Day’s Verse:
God has shown me that I should not call any man unholy or unclean.
Acts 10:28

For those of you who haven’t seen me on my bike, I have a pair of orange streamers — made out of a long length of orange strap I found on the road back in the early spring — attached to my helmet. They hang down and, I imagine, stream out behind me when I ride fast. The idea is to catch drivers’ attention with something bright-colored and unusual, so they see me better. On the Tour de Landry’s ride a gal said: Hey! You should put reflectors on there.

Hmmm. Flapping orange straps with eye-catching flashes of light? What’s not to like?

However, my first attempt plain failed. I obtained plastic Cut’n Peel Stick-On Tape, cut the squares out, and stuck them on both sides of the streamers. As I rode, though, the corners of the squares kept catching on my bag, my jacket, my hair, etc. I lost one at some point, because I had to keep jerking my head free as the sticky bits and corners caught on stuff. So I stapled the plastic reflective squares. This certainly solved the issue of losing the squares; the catching-and-sticking issue, however, became increasingly acute. I started getting frustrated as the straps caught and, instead of letting go as stickers fell off, really stuck so that I had trouble turning my head. Instead of increasing my safety by making me more visible, the strap-and-reflector idea in this iteration left me irritable and with a less safe range of motion.

Eventually I ran across Lightweights. I ordered them because they claimed to stick to fabric and because I could get 20% off at Team Estrogen, but frankly I expected nothing significantly better than what I had already tried. When I got them, they were smaller than I thought, and came with ten-step attachment directions. Step seven involved pulling out tweezers and an iron, which made me suddenly ask myself: Do we even own an iron? Then I realized all my bike clothes are, in essence, plastic in a fancy form. Plastic + an iron?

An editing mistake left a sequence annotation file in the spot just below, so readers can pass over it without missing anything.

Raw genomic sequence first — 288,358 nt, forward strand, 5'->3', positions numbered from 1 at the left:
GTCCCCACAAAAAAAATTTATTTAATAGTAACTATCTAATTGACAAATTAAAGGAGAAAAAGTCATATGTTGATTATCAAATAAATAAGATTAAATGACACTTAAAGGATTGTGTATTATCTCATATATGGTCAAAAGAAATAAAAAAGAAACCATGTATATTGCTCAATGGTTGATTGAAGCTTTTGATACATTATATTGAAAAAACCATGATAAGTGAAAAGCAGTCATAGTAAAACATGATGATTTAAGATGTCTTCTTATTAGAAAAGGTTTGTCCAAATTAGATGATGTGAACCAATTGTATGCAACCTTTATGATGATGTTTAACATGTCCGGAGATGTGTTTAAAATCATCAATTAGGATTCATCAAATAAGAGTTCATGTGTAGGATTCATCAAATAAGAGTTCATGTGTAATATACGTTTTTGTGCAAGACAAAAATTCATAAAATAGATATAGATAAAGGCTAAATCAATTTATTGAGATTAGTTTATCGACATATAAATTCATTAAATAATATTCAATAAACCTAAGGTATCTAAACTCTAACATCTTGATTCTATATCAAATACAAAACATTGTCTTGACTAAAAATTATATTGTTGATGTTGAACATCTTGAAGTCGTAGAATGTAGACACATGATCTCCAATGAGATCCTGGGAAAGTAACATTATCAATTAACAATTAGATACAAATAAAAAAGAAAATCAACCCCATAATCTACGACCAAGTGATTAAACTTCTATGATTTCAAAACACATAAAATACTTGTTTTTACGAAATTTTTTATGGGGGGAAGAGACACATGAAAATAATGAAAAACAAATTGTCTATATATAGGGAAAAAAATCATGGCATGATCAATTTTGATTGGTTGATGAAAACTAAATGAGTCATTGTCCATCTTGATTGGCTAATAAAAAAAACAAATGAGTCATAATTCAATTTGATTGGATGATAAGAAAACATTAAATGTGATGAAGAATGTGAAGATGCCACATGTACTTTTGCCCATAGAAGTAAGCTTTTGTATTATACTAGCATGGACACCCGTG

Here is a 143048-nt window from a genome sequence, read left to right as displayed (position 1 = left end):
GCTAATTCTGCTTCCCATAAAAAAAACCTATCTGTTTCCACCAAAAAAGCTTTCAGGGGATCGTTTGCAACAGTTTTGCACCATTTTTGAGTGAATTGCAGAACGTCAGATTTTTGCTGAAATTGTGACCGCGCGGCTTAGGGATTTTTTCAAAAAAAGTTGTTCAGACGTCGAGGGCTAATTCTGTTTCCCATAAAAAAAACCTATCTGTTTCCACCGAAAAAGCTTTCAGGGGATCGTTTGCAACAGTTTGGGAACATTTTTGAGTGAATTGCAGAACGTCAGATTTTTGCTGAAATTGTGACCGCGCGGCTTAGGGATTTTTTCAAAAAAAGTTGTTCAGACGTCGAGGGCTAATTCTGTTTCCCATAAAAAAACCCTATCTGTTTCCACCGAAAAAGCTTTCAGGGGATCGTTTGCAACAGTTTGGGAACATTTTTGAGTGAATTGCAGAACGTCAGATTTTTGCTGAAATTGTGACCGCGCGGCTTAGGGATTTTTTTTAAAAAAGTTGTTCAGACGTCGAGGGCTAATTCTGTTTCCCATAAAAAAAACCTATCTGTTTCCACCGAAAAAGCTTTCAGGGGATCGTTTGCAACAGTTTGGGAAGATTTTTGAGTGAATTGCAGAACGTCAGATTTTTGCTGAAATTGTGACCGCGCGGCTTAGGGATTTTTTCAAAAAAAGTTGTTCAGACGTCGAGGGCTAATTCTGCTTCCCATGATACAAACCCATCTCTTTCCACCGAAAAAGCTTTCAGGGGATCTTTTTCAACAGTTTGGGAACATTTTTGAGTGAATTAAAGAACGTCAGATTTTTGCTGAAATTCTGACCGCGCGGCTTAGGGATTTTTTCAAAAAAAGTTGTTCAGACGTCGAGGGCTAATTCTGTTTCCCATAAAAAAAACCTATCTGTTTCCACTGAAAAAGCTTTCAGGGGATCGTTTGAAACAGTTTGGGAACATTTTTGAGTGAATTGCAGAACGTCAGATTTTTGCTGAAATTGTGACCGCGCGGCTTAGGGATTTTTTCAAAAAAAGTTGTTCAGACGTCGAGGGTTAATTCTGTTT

We do have an iron, as it turns out, although it has gathered dust for the last five years. I dug it out, plugged it in, and tentatively ironed a little tiny dot onto the very end of my orange strap. The iron worked, and my strap did not melt. A little over an hour later, I had ironed several dozen reflectors onto the fabric. It not only stuck, it melded into the fabric. Nothing could catch those or rip those off; the orange strap looked like it had come new with reflectors. Perhaps I will also obtain some of their reflective tape for — well, more reflectivity, of course.

In any case, I count this as a success. I can still hardly believe they make iron-on reflectors that bond with fabric to become utterly permanent. Crazy. Now I only wish I could see what my reflective straps look like when I’m out in the dark.

P.S. For those of you interested, Ian blogged today.

KF quality

One thought on “Reflectivity

  1. Glad you came up with a solution for the reflectors. I don’t iron much but you haven’t ironed anything in 5 years?! That’s pretty amazing!

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